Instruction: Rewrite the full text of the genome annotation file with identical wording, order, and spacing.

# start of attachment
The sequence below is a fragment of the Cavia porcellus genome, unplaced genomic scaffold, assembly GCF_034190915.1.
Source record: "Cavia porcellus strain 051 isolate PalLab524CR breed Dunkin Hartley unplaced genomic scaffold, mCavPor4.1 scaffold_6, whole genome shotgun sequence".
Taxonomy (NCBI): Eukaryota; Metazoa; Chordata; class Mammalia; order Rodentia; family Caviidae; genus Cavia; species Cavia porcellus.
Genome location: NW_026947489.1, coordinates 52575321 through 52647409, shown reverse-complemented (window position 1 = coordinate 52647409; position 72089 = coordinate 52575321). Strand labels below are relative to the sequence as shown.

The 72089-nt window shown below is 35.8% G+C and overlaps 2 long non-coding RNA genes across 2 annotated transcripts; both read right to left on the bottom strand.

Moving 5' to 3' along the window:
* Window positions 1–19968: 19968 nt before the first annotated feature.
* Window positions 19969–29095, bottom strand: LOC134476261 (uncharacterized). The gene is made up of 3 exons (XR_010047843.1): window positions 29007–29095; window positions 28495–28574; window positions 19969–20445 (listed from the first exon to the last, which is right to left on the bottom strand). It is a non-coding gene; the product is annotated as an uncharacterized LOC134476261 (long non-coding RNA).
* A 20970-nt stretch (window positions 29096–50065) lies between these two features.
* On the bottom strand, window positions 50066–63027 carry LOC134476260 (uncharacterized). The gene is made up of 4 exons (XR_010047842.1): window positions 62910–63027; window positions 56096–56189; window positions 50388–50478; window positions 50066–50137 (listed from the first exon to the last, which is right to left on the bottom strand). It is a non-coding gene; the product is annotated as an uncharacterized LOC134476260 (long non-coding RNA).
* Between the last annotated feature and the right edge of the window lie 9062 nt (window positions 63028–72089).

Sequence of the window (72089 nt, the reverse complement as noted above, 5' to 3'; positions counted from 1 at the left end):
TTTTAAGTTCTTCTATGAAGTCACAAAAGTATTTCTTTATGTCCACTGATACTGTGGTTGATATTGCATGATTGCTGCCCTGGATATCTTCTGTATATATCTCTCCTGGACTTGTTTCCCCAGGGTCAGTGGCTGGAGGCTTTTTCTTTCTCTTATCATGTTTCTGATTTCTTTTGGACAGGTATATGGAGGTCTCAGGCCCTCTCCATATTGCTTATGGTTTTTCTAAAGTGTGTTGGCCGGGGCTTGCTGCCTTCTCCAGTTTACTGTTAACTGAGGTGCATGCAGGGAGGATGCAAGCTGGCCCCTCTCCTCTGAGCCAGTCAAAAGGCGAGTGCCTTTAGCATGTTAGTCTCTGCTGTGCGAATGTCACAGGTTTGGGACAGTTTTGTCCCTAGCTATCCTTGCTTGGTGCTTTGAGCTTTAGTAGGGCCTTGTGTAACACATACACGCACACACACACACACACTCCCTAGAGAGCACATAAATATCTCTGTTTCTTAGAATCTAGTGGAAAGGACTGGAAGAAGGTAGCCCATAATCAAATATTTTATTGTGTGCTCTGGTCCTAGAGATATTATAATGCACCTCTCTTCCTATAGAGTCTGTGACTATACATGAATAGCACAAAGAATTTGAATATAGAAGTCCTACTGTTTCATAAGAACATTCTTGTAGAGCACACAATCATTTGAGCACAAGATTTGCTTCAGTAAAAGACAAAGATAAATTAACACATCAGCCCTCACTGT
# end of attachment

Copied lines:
The sequence below is a fragment of the Cavia porcellus genome, unplaced genomic scaffold, assembly GCF_034190915.1.
Source record: "Cavia porcellus strain 051 isolate PalLab524CR breed Dunkin Hartley unplaced genomic scaffold, mCavPor4.1 scaffold_6, whole genome shotgun sequence".
Taxonomy (NCBI): Eukaryota; Metazoa; Chordata; class Mammalia; order Rodentia; family Caviidae; genus Cavia; species Cavia porcellus.
Genome location: NW_026947489.1, coordinates 52575321 through 52647409, shown reverse-complemented (window position 1 = coordinate 52647409; position 72089 = coordinate 52575321). Strand labels below are relative to the sequence as shown.

The 72089-nt window shown below is 35.8% G+C and overlaps 2 long non-coding RNA genes across 2 annotated transcripts; both read right to left on the bottom strand.

Moving 5' to 3' along the window:
* Window positions 1–19968: 19968 nt before the first annotated feature.
* Window positions 19969–29095, bottom strand: LOC134476261 (uncharacterized). The gene is made up of 3 exons (XR_010047843.1): window positions 29007–29095; window positions 28495–28574; window positions 19969–20445 (listed from the first exon to the last, which is right to left on the bottom strand). It is a non-coding gene; the product is annotated as an uncharacterized LOC134476261 (long non-coding RNA).
* A 20970-nt stretch (window positions 29096–50065) lies between these two features.
* On the bottom strand, window positions 50066–63027 carry LOC134476260 (uncharacterized). The gene is made up of 4 exons (XR_010047842.1): window positions 62910–63027; window positions 56096–56189; window positions 50388–50478; window positions 50066–50137 (listed from the first exon to the last, which is right to left on the bottom strand). It is a non-coding gene; the product is annotated as an uncharacterized LOC134476260 (long non-coding RNA).
* Between the last annotated feature and the right edge of the window lie 9062 nt (window positions 63028–72089).

Sequence of the window (72089 nt, the reverse complement as noted above, 5' to 3'; positions counted from 1 at the left end):
TTTTAAGTTCTTCTATGAAGTCACAAAAGTATTTCTTTATGTCCACTGATACTGTGGTTGATATTGCATGATTGCTGCCCTGGATATCTTCTGTATATATCTCTCCTGGACTTGTTTCCCCAGGGTCAGTGGCTGGAGGCTTTTTCTTTCTCTTATCATGTTTCTGATTTCTTTTGGACAGGTATATGGAGGTCTCAGGCCCTCTCCATATTGCTTATGGTTTTTCTAAAGTGTGTTGGCCGGGGCTTGCTGCCTTCTCCAGTTTACTGTTAACTGAGGTGCATGCAGGGAGGATGCAAGCTGGCCCCTCTCCTCTGAGCCAGTCAAAAGGCGAGTGCCTTTAGCATGTTAGTCTCTGCTGTGCGAATGTCACAGGTTTGGGACAGTTTTGTCCCTAGCTATCCTTGCTTGGTGCTTTGAGCTTTAGTAGGGCCTTGTGTAACACATACACGCACACACACACACACACTCCCTAGAGAGCACATAAATATCTCTGTTTCTTAGAATCTAGTGGAAAGGACTGGAAGAAGGTAGCCCATAATCAAATATTTTATTGTGTGCTCTGGTCCTAGAGATATTATAATGCACCTCTCTTCCTATAGAGTCTGTGACTATACATGAATAGCACAAAGAATTTGAATATAGAAGTCCTACTGTTTCATAAGAACATTCTTGTAGAGCACACAATCATTTGAGCACAAGATTTGCTTCAGTAAAAGACAAAGATAAATTAACACATCAGCCCTCACTGT